If you are a physicalist, as I am, you are committed to understanding the world as much as possible in terms of things and not ideas. But why on earth would you think that understanding what is involved in having an experience is the same thing as having that experience? A physicalist description of the world doesn't exclude subjective experience.
Dennett's reply is good, but even it gets a bit confused if you try to stick to the thought experiment's artificial delineations of "knowledge." You almost get into an infinite regress: Mary has enough knowledge that she can accurately predict what her own experience will be, and then she gets the physical experience. Wouldn't the confirmation of her suspicions be a new item of "knowledge" that she previously lacked?Delete
"I was right!" would be a new fact that she didn't know before, so there is a way in which her knowledge was incomplete - a way that does not fall into the non-physical category sought by the experiment's proposal. This means that the category of "complete knowledge" in the experiment's premise is logically flawed to begin with, because it is not really complete. She could, in principle, know exactly what to expect about the experience she will have, but a memory of that occurrence and correlation between it and her expectations would still be missing. That memory and confirming comparison would each, I think, count as knowledge, but they are sneakily excluded by the conditions of the premise.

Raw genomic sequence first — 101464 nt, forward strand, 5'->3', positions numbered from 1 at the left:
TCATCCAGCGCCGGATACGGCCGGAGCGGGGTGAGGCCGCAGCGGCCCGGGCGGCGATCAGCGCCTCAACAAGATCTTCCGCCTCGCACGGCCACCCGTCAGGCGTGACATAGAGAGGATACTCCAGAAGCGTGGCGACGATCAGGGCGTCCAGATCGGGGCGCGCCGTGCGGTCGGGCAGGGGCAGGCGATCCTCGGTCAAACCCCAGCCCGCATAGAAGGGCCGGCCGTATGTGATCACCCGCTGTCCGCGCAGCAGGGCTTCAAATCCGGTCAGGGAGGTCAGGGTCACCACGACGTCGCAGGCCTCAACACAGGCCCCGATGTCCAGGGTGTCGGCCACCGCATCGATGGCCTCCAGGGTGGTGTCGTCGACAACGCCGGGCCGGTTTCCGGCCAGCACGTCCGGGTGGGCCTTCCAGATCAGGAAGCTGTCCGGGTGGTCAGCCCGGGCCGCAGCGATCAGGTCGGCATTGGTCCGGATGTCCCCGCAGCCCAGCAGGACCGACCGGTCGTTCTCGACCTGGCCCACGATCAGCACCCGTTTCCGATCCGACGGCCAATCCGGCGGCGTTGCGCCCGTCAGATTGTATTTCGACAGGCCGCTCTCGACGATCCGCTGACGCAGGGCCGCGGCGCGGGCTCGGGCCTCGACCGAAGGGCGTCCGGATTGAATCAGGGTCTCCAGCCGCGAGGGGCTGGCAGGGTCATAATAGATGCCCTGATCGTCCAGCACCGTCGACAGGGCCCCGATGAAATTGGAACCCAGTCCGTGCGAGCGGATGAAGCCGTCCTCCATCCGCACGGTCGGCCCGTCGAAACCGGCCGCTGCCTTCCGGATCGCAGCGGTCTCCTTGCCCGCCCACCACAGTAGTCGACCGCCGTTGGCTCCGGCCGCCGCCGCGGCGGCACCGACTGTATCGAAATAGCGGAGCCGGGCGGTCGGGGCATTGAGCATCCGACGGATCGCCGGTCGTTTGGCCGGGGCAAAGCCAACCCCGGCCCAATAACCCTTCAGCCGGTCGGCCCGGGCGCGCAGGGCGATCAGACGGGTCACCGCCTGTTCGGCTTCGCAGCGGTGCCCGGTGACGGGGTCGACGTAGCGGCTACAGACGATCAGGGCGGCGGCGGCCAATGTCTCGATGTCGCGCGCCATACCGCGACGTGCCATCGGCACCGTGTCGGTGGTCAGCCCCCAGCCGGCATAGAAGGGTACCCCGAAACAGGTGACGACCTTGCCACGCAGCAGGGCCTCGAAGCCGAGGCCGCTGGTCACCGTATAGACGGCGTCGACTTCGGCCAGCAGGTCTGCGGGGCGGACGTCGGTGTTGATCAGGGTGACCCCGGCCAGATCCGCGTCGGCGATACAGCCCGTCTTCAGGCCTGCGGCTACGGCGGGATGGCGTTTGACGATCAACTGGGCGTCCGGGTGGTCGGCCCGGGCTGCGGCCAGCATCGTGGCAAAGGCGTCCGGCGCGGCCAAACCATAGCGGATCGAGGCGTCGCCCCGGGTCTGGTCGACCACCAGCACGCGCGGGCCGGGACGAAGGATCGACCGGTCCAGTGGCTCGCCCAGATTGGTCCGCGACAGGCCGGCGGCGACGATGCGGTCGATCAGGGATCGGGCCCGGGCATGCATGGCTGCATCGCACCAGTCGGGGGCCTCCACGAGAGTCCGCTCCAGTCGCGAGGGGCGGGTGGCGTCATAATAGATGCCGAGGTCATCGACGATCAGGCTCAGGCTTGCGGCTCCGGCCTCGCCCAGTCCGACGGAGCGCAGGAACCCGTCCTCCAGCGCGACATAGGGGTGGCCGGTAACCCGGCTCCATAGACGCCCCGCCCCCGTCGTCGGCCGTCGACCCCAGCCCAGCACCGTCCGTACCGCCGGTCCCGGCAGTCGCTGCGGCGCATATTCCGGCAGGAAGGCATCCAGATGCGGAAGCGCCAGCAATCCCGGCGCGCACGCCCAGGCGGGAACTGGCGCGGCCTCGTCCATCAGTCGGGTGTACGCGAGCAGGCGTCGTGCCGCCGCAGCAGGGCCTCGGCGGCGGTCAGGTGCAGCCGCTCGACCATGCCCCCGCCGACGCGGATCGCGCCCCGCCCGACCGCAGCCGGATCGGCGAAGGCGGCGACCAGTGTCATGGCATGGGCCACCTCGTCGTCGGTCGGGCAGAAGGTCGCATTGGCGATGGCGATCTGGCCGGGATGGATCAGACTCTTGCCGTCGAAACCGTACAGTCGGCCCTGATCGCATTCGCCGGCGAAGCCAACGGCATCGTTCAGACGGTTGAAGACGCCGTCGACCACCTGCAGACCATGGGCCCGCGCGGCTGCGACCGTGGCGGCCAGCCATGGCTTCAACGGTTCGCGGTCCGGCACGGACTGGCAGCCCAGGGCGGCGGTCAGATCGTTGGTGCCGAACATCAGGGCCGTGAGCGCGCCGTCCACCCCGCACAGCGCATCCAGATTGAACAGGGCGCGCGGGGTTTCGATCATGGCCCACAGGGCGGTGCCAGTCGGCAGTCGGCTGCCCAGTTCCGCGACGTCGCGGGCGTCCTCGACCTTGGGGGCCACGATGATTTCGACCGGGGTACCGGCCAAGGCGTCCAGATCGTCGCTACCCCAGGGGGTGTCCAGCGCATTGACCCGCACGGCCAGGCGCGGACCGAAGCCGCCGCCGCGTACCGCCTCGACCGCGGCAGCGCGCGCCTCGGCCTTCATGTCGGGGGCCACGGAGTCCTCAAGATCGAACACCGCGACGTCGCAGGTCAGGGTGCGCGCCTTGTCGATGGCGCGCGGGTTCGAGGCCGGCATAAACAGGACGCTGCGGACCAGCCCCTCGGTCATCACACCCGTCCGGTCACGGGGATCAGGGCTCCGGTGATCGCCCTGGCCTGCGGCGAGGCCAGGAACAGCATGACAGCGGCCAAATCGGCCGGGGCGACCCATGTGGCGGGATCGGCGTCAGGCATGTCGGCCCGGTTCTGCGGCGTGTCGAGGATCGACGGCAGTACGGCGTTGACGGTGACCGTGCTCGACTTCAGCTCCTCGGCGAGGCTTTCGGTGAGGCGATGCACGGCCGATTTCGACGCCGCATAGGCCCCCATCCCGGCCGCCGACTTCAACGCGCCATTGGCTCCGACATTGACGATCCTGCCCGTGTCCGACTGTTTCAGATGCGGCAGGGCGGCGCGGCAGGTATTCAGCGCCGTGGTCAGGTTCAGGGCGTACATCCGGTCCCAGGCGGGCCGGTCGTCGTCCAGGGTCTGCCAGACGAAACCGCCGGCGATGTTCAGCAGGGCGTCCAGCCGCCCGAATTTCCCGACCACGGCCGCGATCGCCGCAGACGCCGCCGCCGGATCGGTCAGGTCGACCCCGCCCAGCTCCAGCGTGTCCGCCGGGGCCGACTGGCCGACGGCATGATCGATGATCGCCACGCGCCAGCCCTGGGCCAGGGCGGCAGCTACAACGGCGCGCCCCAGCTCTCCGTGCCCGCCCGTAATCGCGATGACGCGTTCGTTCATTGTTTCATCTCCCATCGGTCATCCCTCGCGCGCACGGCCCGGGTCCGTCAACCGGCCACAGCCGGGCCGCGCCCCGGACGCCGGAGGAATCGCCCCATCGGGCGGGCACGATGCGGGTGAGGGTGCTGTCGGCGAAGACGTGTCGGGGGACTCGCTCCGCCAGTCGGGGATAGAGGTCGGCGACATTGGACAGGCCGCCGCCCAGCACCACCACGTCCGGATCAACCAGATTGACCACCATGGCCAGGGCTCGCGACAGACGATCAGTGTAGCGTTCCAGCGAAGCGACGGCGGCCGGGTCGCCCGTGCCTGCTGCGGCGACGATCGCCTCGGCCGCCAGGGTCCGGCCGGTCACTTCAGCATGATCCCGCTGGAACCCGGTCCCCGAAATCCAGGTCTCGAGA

Exactly. The concept of "complete knowledge" assumes that subjectivity/perspective/point of view are not part of "complete knowledge" but obviously it is. So, Mary would have to see color to have complete knowledge.Delete
It's the same trick non realists pull when they get excited about information theory, as though the revelation that information is part of the world is somehow earth- shattering. They want to argue that information is special, but they end up using the fact that it ISN'T extra-physical to try to prove that it is fundamental. In fact, information (and minds) are relatively mundane manifestations of matter.
I will have a closer look at that Less Wrong reference but under heading A the writer talks about unverifiable correlation between brain states and subjective experience. Actually, if the brain state is "identical" for two subjects, AND fully understood in its capacity to create the experience of awareness, we might begin to hypothesize that the subjects have the same experience (as defined from our knowledge of the brain state). Don't be defeatist about it.ReplyDelete
This is important, because moving on he talks about the subjective experience of what it is like to see redness. This is a result of a brain state, but entirely informed by the rest of anatomy, including eye receptors, as a neuronal facility to represent that anatomy both in thought and in the diverse real feelings (actual vision, for example) we have that are attended by thoughts. Awareness is thought and felt as a brain state upon sufficient building of impulses from the entire anatomy, 100 + millisends after the receptors at the eyes fire. It is experinced as the completion of a signal from the eye by firing in the brain without a signal going back to the eye to say "now see". Touch at the hand is likewise felt as a brain event momentarily after the real stimulation, as a referral across the brain "as if" felt at the hand.